Devotion

Nan

I am her kin and her descendent, her daughter’s daughter and no less.

She followed him to the grave, she did. Six weeks gone, she knew he’d be pacing the heavens, his transparent fingers pining for her, still living. I wonder if he tried to hold her hand while she lay in that bed, impatient to keep the love story going on the other side, frustrated in death that his hand held no power, plummeting straight through her. He must have roamed those corridors all forty two days, devoted and unseen.

Yet, she was always going to go in her own time, in her own way, choose her own last breath. She was in no hurry; she knew he’d still be there, pacing, loving; an impatient love he had, her’s so measured. His devotion fed her calmness, created it perhaps. She took her time to say goodbyes, such grace, such slender gentle hands which never lost the kindness or the colour, right up til final breath.

I am her kin and her descendent, her daughter’s daughter and no less. Though, some days I lose my grace, some days my tenderness. Some days I wander hallways and feel impatient and unseen. I understand his pacing, his insecurity, his loss; understand his grasping for you, craving for the calm you breathe. He couldn’t bear to lose you, so he gnashed his false teeth silently and held on tight to air; he waited faithfully.

I am her kin and her descendant, her daughter’s daughter and no less. Whether by design or divinity, its definitely not sheer luck. My slender hands are a given, are with me everywhere. The remainder I keep on seeking – the kindness and the grace, the calm and the devotion, and all the tenderness. My colour shifts with every mood, by subtle measurements. Yet I will let my body curve into another, allow love lines to form, leaning back to back or spooning, holding hands while we are living, devotion til my final breath.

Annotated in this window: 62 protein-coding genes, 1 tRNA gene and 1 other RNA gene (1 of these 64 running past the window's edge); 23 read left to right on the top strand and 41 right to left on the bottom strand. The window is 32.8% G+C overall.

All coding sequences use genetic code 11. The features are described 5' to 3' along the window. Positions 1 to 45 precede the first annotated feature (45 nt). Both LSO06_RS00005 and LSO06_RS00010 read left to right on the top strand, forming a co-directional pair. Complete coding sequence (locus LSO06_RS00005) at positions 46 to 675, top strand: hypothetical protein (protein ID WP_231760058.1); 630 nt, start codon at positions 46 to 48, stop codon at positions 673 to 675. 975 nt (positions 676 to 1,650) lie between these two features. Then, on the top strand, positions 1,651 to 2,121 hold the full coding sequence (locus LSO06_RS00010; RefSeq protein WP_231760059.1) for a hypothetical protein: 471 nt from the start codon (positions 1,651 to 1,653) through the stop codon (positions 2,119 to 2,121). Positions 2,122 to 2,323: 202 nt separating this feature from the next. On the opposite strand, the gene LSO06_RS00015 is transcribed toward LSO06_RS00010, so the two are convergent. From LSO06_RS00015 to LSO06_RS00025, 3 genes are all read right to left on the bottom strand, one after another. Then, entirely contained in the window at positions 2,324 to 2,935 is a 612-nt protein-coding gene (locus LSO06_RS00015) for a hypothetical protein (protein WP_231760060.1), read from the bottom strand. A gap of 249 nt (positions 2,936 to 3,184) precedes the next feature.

I am her kin and her descendant, her daughter’s daughter and no less.

2016 took many…

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2016 took many.

 

What if I die here tonight.

On this sofa, curled up warm, fire on, Wales guidebook on the table, next to an unanswered handwritten letter, one mug, one plate, one mince pie gone from inside torn up Christmas paper. Shoes scattered, luggage ignored, phone with pending messages laying where it fell.

 

What if I die here tonight.

To be found in two days time, cold despite the room hot from electric flames, mince pies tasting of osmosis decay, letter still unanswered, Wales still unexplored, a phone with distress inside, new messages now unanswered.

 

What if I die here tonight.

What would I leave behind and what would i never get to do?

 

I’d never get to love more. And well, that would be the biggest shame of it all.

 

So…I’m not going to die tonight…well, I’m not you know…and neither are you. It’s just not our time yet. {Touches wood and hurls hope and gratitude towards the heavens} So, more love it is! More passion too! Let’s answer the handwritten letters, call and visit those friends and family and that divine lover, eat all the mince pies, drink from all the mugs and keep loving as much and as more as we possibly can.

 

Yes, 2016 sadly took many. Yet it did not take me, and it most certainly did not take you!

 

Happy New Year – 2017 Year of Passion xx

Crumbling Sintra

“I am as ornate as I am strong” – say all the doors and door handles and walls; twelfth century paint peeling off fraught wrought iron lion door knockers.

Mmmmmm this place is so lush and beautiful.

Can you see the art of it?

Doors crumble while tourist buses rumble on.

With warm crisp summer mountain air every dislodged footfall has history which we dream through. The cacophonic tourists are tossed around by tourismo-machismo men, launched into tiny tuktuks, climbing up steep hills to magnificent monasteries, adding to the art of it.

Foreigners keep the place alive, while those local souls departed an age ago remain nestled in the tunnels of the chapel, chilling the spines of curious tourists stumbling upon them, who quickly back away without turning when the cool of their death wakes them in the face; they know better than to meddle. Instead they retreat to the beauty of the outside, of greens, of turrets, of tiles, of waterfalls gliding over Moorish blue, the humans eyes wide with the love of the lush, welcoming warmth back to their sides.

Sintra, you’re beautiful.

The souls of many to here have climbed.